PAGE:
Three bits of recent hog wash.
They are apparently going to hell in a hand basket.
Well, it’s a seesaw if you ask me. With the ‘see’ beating the ‘saw’ every time.
Table 1 outlines recent price machinations for settled house transactions across Australia.
Big gains in median selling values achieved between a trough and peak (see) are always accompanied by relative minor falls in selling values during the downturn (saw) of the property cycle.
What isn’t discussed in all the current doom and gloom is just how resilient the Australian housing market is.
Monetary policy has tightened by 2.75% since May, lifting average variable mortgage rates from 3.45% to 6.20%. In turn, average mortgage repayments have increased by a third, adding about $800 each month to a typical $500,000 home loan.
And yet, the median price of a house sold in October is down just 6% from the peak median settlement price in March this year. Remember house sale prices rose by $320,000 or 42% since the start of the Covid pandemic to March this year.
Moreover, the median sales price of an Australian house has risen from $335,000 in March 2005 to about $1,022,000 today (October 2022).
Nevertheless, all we read about this the pending housing crash with some nincompoops even suggesting sale prices falling by over 20% during this downturn.
To quote a recent gasbag:
Higher interest rates have now caused banks to reduce their mortgage amounts by 22% from the levels available during the boom…this 22% loan availability reduction will be translated into an overall fall in house prices of a similar amount.
That means all those with original deposits of less than 20% now face the danger of negative equity.
And it gets even worse!
As a result, negative equity has now spread to about a fifth of people with a mortgage.
Well, what toss!
Yes, there is a strong relationship between housing finance movements and housing values. Revisit my recent update on this topic here.
But that relationship isn’t an equal one. Our extensive work here suggests that a 22% fall in available housing finance, should see about a 10% fall in Australian median house sales prices. This will take six to twelve months to be felt across the market.
This potential 10% fall is in line with table 1 above and our longer-range forecast outlined earlier this year. Revisit that post here.
Now let’s investigate the claim that over 20% of Aussie mortgage holders presently owe more than what their property is worth.
Some 3.6 million households have a mortgage in Australia, with 72% of these being owner residents and 28% investors.
The 20% claim means that just under 800,000 Australian households have negative equity in their home or investment property. This translates to one in twelve Australian dwellings.
Interestingly there was some 800,000 new homes loans approved across Australia over the twelve months to the March 2022 market peak. A coincidence? One wonders?
An analysis of the sales data suggests that 38% of the homes sold across Australian over the past three years were bought by first home buyers (including investors) and 62% were purchased by changeover buyers or investors who hold another dwelling and/or principal place of residence.
A recent ABS survey shows that these recent buyers, overall, have a 34% equity in the home and/or investment property. This ownership share increases to 44% for changeover buyers and drops to 22% for first home buyers.
Also, the major banks have just finished their financial reporting, with all of them claiming that a major chunk – it ranges from 10% to 25% depending on the bank in question – of their home loan customers are well advanced of their home loan commitments. Many are said to be years ahead.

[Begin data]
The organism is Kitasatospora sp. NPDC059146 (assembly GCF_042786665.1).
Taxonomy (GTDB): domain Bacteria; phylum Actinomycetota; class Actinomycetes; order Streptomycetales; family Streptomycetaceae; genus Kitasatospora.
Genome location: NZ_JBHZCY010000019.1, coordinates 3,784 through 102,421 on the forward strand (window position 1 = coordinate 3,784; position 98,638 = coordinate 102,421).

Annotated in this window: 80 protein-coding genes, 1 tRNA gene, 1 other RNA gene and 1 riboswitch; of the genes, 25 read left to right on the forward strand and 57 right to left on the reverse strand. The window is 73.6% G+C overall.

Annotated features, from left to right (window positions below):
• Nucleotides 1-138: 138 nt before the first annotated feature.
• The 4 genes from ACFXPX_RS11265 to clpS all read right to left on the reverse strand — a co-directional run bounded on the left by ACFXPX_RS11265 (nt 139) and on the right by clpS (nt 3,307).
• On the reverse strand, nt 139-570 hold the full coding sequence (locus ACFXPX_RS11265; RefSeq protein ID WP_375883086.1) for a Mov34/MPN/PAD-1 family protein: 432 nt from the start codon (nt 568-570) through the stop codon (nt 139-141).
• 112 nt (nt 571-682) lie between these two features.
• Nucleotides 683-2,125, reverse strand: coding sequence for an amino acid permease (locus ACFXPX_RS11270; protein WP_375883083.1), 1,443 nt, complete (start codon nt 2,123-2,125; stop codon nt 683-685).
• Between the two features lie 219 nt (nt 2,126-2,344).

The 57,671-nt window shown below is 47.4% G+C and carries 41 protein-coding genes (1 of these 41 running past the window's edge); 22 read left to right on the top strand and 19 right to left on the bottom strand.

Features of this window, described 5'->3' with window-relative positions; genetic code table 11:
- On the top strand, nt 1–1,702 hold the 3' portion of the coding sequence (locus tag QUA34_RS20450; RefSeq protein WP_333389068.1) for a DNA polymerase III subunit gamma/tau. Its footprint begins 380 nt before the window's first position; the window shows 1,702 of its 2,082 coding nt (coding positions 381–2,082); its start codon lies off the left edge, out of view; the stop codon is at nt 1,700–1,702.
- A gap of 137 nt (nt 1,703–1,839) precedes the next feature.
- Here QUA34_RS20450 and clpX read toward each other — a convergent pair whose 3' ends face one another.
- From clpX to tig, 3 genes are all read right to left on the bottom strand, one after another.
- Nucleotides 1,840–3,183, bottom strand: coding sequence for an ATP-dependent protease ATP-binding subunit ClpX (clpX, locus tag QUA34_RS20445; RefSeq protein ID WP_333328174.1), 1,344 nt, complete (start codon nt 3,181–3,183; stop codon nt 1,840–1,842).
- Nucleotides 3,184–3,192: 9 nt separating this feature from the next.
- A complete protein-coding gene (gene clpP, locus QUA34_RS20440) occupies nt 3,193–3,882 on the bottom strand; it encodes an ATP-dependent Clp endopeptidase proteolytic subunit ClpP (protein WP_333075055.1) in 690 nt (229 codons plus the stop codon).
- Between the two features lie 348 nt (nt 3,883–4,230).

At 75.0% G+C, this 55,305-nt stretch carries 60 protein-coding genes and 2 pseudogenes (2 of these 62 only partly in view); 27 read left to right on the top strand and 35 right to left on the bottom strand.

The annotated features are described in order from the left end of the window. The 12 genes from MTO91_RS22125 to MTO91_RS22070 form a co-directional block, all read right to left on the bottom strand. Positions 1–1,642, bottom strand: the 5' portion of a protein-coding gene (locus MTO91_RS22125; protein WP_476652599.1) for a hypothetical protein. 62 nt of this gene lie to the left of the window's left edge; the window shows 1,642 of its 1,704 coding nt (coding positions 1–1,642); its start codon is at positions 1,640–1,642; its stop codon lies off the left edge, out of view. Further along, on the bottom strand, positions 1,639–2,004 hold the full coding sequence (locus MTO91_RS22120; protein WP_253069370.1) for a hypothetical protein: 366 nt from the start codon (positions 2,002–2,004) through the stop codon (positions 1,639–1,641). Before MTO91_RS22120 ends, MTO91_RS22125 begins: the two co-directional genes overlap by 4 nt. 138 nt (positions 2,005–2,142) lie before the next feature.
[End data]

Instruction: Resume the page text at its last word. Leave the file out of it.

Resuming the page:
If I was to have a stab at it, I reckon, at most, that about 5% of Australian’s owe more on the mortgage than their home/investment is currently worth. But this doesn’t mean much if they can keep up with their mortgage repayments.
The latest data indicates that three-quarters (74%) of mortgage holders (as of September this year) still pay less than 25% of the household income on their home loan.
And the final nail in the coffin is that Australia’s 30+ day mortgage arrears was down 7% during the June Quarter to just 0.82% of all home loans, which is at its lowest level since this Fitch Ratings Index began in early 2002.
Few are likely to go backwards
Much of the current conversation about housing values is about selling prices and not what most dwellings are actually worth.
I want to finish this post with a two charts which outline the median value of all dwellings across Australia, not just those that are either for sale or have been sold recently.
Chart 1 shows that the median value of all dwellings is currently around $921,000 and it has risen by almost 100% from $490,000 ten years ago.
Chart 2 shows that dwelling values across the whole market do fall – on occasions – on an annual basis, but that this rare and such declines are not sustained for an extended period of time.
This trend is also shown during the ‘saw’ periods reflecting sale price movements as outlined in table 1.
Overall, all dwelling values have slipped by just $19,000 or 2% so far this year.
Talking up the market?
But some balance is needed if you ask me.
And whilst interest rates are likely to go higher, and many households are already under some pressure from increasing costs the calls for Armageddon are getting ludicrous.
True some mortgage holders who took out a fixed term loan starting with a two (as an annual percentage) are facing more pain than they initially bargained for, but thankfully their numbers are limited.
Yet if it bleeds it leads.
So, the negative press will continue and even hasten during 2023.
Best to ignore it if you can.
Thanks for reading to the end of this post. And whilst you are down here why not help me — via a small donation – continue the Missive coming to you.
To donate click here.